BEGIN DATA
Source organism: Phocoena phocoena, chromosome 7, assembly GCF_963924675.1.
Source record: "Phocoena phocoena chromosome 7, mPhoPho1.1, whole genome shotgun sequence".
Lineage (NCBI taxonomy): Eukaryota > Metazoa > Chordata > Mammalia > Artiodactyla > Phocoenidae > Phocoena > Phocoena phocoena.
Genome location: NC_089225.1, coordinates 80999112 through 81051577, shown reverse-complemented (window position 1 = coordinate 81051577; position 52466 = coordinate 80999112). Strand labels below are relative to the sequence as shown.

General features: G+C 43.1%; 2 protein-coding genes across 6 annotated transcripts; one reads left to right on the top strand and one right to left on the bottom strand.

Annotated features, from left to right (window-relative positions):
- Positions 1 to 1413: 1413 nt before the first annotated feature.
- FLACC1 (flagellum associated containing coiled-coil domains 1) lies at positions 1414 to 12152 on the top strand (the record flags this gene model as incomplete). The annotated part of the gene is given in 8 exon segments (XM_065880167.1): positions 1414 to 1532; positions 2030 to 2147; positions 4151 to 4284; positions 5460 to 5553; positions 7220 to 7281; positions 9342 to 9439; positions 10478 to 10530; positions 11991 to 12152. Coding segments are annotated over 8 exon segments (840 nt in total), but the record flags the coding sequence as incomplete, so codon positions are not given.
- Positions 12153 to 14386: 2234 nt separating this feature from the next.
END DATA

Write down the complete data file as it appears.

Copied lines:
Source organism: Phocoena phocoena, chromosome 7, assembly GCF_963924675.1.
Source record: "Phocoena phocoena chromosome 7, mPhoPho1.1, whole genome shotgun sequence".
Lineage (NCBI taxonomy): Eukaryota > Metazoa > Chordata > Mammalia > Artiodactyla > Phocoenidae > Phocoena > Phocoena phocoena.
Genome location: NC_089225.1, coordinates 80999112 through 81051577, shown reverse-complemented (window position 1 = coordinate 81051577; position 52466 = coordinate 80999112). Strand labels below are relative to the sequence as shown.

General features: G+C 43.1%; 2 protein-coding genes across 6 annotated transcripts; one reads left to right on the top strand and one right to left on the bottom strand.

Annotated features, from left to right (window-relative positions):
- Positions 1 to 1413: 1413 nt before the first annotated feature.
- FLACC1 (flagellum associated containing coiled-coil domains 1) lies at positions 1414 to 12152 on the top strand (the record flags this gene model as incomplete). The annotated part of the gene is given in 8 exon segments (XM_065880167.1): positions 1414 to 1532; positions 2030 to 2147; positions 4151 to 4284; positions 5460 to 5553; positions 7220 to 7281; positions 9342 to 9439; positions 10478 to 10530; positions 11991 to 12152. Coding segments are annotated over 8 exon segments (840 nt in total), but the record flags the coding sequence as incomplete, so codon positions are not given.
- Positions 12153 to 14386: 2234 nt separating this feature from the next.